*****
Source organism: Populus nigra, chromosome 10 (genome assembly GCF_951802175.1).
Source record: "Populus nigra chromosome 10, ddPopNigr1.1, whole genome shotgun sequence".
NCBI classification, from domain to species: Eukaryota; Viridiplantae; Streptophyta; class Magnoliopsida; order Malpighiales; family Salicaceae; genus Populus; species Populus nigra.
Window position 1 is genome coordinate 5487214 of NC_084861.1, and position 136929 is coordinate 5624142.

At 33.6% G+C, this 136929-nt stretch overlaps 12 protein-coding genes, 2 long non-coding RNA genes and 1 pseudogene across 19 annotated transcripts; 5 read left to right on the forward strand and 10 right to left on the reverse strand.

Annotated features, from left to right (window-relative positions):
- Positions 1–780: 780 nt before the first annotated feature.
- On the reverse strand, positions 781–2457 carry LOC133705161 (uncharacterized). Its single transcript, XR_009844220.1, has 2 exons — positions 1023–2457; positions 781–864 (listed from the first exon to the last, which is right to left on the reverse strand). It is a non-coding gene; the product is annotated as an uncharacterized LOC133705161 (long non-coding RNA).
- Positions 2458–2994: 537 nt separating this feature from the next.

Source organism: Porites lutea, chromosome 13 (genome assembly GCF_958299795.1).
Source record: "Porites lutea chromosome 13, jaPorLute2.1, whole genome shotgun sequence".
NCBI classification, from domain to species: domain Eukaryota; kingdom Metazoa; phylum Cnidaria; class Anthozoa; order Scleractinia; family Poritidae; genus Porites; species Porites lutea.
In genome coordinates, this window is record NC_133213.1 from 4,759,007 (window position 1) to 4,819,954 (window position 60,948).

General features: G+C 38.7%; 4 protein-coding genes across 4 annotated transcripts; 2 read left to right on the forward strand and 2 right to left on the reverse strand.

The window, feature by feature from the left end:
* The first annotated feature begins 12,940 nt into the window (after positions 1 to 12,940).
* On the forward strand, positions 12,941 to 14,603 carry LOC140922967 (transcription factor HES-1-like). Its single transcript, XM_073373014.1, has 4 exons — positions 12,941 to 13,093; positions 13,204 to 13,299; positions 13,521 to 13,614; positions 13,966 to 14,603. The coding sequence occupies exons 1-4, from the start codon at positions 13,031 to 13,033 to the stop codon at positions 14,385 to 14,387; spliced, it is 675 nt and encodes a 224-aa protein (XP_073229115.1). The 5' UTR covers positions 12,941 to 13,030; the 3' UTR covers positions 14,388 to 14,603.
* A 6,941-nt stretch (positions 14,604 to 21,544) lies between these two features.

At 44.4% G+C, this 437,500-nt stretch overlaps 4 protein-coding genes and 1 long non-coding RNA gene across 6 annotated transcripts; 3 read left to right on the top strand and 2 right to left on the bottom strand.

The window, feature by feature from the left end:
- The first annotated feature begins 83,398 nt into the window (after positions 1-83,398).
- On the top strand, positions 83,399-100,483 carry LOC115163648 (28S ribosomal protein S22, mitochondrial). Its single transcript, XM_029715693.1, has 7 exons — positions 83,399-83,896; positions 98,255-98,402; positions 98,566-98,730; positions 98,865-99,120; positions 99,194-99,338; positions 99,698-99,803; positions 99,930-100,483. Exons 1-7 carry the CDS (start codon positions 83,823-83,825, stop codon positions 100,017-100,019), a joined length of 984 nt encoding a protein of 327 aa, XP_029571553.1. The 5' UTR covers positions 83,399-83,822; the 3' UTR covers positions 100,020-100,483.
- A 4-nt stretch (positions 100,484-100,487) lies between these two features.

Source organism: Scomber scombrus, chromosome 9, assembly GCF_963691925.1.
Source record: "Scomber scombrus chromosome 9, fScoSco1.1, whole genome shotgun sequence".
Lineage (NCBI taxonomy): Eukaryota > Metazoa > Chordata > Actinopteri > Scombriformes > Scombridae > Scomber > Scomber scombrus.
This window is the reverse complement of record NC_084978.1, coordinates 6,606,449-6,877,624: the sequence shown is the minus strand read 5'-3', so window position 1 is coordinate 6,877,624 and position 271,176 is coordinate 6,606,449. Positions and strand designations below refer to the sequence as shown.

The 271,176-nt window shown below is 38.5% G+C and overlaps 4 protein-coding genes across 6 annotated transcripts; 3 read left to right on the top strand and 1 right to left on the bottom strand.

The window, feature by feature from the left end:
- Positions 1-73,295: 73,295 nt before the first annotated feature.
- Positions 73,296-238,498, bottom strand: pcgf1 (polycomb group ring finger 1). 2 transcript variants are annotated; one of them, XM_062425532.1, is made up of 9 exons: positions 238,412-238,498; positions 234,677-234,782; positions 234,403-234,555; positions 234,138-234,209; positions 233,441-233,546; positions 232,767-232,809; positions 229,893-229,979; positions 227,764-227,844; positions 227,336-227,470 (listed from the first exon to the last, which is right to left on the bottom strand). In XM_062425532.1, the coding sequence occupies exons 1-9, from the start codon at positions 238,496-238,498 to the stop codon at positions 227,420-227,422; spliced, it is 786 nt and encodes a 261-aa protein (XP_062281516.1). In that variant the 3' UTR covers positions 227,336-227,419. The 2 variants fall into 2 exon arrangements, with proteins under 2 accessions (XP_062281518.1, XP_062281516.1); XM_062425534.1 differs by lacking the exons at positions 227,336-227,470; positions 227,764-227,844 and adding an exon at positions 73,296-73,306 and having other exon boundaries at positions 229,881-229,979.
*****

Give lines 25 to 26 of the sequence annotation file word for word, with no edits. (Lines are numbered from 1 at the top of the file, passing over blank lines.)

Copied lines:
Source record: "Scomber scombrus chromosome 9, fScoSco1.1, whole genome shotgun sequence".
Lineage (NCBI taxonomy): Eukaryota > Metazoa > Chordata > Actinopteri > Scombriformes > Scombridae > Scomber > Scomber scombrus.